In Myanmar, also known as Burma, Chun Gi-hong, a 31-year-old businessman who recently opened a Korean-language institute in the capital of Yangon (Rangoon), said many locals understand some simple Korean words, such as "hello," and "thank you" because of Korean TV programs that have aired there. In Yangon, about 1,000 study Korean at the city's universities and private institutions, Mr. Chun estimated.

The well-documented "Winter Sonata" phenomenon in Japan, which saw many middle-aged Japanese women swoon over Korean actor Bae Yong-jun, star of the hit TV miniseries, explains much of the recent growth in Korean classes there. A Japanese office worker, Shimada Meiko, said she has been learning Korean so she could watch "Winter Sonata" in its original language.
Increased tourism and business exchanges between the two countries also account for the interest in learning Korean. Noma Hideki, professor of Korean linguistics at Tokyo University of Foreign Studies, said, "In the past, most Japanese learned the Korean language for historic reasons. But today, many are learning the language out of pure curiosity because more than 10,000 people are traveling between the two countries every day."

In Hanoi, about 100 people graduate from the city's three universities with degrees in Korean language every year. With more Korean companies opening businesses in Vietnam, these graduates' employment rate is almost 100 percent, so students compete with each other to enter the program, Vietnamese education experts said.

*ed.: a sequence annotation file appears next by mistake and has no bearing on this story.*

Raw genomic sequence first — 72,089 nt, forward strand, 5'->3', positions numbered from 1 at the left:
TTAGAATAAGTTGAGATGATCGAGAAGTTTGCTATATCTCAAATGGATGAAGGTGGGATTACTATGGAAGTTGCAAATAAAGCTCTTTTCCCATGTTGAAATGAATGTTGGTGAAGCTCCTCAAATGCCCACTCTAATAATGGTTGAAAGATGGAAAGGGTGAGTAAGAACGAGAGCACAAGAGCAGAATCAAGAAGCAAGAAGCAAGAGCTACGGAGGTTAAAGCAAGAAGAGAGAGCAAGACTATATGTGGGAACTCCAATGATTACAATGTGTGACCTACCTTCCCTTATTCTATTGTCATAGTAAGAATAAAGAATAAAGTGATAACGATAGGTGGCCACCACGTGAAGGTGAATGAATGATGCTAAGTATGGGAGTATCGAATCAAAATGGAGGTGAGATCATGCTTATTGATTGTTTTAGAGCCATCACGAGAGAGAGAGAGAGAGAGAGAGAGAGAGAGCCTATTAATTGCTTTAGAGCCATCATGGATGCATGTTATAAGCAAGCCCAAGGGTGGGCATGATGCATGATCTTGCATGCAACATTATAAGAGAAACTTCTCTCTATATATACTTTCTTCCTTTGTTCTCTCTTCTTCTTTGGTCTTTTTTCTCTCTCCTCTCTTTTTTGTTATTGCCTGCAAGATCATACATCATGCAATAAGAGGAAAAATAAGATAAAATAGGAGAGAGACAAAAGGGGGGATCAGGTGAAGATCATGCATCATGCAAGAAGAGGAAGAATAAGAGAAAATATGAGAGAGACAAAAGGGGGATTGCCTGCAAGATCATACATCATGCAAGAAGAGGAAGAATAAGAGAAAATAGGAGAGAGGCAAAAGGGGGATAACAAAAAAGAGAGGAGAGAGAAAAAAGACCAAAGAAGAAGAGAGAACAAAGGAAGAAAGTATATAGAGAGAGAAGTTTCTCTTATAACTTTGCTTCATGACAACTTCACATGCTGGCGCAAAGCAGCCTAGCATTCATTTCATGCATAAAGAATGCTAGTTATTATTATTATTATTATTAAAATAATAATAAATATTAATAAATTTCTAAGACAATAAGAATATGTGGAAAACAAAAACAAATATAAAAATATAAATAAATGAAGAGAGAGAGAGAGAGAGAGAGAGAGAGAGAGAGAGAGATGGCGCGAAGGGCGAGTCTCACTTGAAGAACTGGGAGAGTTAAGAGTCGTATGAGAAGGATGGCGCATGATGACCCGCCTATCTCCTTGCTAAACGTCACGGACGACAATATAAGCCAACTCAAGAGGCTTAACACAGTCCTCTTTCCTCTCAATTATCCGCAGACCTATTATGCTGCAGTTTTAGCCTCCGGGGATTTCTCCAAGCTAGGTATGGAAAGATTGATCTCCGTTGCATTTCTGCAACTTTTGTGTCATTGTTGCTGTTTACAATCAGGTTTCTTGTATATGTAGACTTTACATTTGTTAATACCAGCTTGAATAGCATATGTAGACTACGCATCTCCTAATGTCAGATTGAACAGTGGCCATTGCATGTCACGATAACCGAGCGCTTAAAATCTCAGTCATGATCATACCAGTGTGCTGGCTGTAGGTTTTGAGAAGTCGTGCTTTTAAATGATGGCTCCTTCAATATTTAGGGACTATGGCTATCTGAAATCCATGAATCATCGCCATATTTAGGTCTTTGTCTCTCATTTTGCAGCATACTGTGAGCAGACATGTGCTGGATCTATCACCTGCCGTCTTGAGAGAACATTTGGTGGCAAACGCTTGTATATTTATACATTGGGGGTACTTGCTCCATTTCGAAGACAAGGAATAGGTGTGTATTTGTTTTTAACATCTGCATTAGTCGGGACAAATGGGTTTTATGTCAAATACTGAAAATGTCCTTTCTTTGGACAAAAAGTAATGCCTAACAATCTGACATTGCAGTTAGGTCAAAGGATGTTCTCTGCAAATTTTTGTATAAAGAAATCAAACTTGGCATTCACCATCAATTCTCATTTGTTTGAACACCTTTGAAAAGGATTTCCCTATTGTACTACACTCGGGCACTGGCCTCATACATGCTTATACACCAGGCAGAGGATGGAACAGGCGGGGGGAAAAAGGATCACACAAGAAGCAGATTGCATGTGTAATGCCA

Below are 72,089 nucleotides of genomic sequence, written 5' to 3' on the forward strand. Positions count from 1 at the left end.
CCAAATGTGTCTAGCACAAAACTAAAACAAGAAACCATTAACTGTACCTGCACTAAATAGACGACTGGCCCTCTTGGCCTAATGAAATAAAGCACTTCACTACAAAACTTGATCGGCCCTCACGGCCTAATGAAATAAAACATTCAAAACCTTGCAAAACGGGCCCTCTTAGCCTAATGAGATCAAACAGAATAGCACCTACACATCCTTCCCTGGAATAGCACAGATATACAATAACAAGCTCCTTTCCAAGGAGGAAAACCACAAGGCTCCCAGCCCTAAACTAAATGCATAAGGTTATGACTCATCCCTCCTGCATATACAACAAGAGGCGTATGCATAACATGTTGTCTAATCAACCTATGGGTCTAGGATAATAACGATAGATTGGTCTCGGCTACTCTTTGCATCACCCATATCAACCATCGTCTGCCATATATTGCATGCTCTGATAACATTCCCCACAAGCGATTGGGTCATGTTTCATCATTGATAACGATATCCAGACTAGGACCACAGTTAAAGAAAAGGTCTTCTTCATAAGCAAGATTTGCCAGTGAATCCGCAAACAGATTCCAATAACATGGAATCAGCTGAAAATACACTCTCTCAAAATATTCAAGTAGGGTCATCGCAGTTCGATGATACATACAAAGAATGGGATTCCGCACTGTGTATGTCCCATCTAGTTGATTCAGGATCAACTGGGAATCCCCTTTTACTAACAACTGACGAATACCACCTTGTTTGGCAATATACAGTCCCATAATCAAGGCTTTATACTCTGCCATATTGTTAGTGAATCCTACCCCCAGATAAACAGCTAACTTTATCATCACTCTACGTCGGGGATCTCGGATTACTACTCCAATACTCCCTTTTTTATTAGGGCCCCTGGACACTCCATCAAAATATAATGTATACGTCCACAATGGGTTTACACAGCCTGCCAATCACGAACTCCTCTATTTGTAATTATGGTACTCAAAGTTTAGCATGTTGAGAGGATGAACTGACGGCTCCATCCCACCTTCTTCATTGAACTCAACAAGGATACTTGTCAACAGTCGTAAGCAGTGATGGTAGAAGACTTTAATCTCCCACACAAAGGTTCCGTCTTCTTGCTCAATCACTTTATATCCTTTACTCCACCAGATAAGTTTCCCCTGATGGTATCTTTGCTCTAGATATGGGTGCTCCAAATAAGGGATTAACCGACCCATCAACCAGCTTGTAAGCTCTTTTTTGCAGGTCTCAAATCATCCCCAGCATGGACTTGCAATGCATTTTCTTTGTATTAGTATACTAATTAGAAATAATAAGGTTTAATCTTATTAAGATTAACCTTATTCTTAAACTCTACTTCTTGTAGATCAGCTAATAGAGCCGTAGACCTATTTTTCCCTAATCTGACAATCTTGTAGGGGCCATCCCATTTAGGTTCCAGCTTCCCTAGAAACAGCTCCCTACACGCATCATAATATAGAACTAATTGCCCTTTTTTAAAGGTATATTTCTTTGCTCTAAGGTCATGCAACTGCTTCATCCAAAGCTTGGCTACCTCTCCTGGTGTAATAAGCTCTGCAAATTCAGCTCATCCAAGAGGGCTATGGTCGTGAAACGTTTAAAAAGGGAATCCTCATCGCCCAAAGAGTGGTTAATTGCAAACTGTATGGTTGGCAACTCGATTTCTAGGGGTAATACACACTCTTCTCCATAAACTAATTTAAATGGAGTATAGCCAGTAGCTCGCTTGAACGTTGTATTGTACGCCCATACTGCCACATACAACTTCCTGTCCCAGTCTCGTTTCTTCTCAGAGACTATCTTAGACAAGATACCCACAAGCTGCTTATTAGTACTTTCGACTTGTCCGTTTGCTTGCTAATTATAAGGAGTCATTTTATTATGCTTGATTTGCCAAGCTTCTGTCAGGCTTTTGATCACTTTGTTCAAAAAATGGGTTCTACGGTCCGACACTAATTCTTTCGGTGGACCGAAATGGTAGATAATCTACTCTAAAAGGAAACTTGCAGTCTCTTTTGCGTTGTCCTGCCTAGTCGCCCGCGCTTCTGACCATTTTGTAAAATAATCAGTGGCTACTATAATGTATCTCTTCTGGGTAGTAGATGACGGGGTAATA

The interest in Korean has brought more foreigners to Korea to take classes.
"About 7,000 foreigners are studying Korean at universities around the nation last year," said Park Young-soon, professor of Korea University and the head of the International Korean Language Foundation. "The number most likely has grown this year."
She said the numbers are extremely surprising because just five years ago, very few foreigners came to the country just to study the language.

Korean-language lessons specially tailored for foreigners are offered at 37 universities nationwide as a part of their continuing education programs. At Yonsei University, about 1,000 are learning the language every semester. Another 1,000 are taking similar lessons at Seoul National University.

And foreigners aren't just taking language classes, they're enrolling as full-fledged college students. In Professor Song Cheol-eui's classroom at Seoul National University's graduate school of Korean language and literature, 18 out of 27 students are foreigners. According to Seoul National University, 41 out of its 118 master's and doctoral candidates of the Korean language and literature are from Vietnam, Pakistan, the United States, Canada, Ukraine, Finland and the Czech Republic.

With all the new students of Korean, more job opportunities have opened up for Korean language teachers, as well as classes to teach Korean as a second language. Professional degrees for Korean language education are offered at 10 colleges around the nation, including Seoul National, Korea, Sogang and Ewha Womans universities.

At Seoul National University, 60 students are currently enrolled for the school's one-year professional course to become a Korean language teacher for foreigners.

Korea University said only about 20 students were enrolled in the first year of the program, in 1998, but this year, its 40-student quota filled up quickly. "There were far more than 40 applicants, but we have to limit the number because we do not have enough lecturers," said, Yu Jong-bok of Korea University.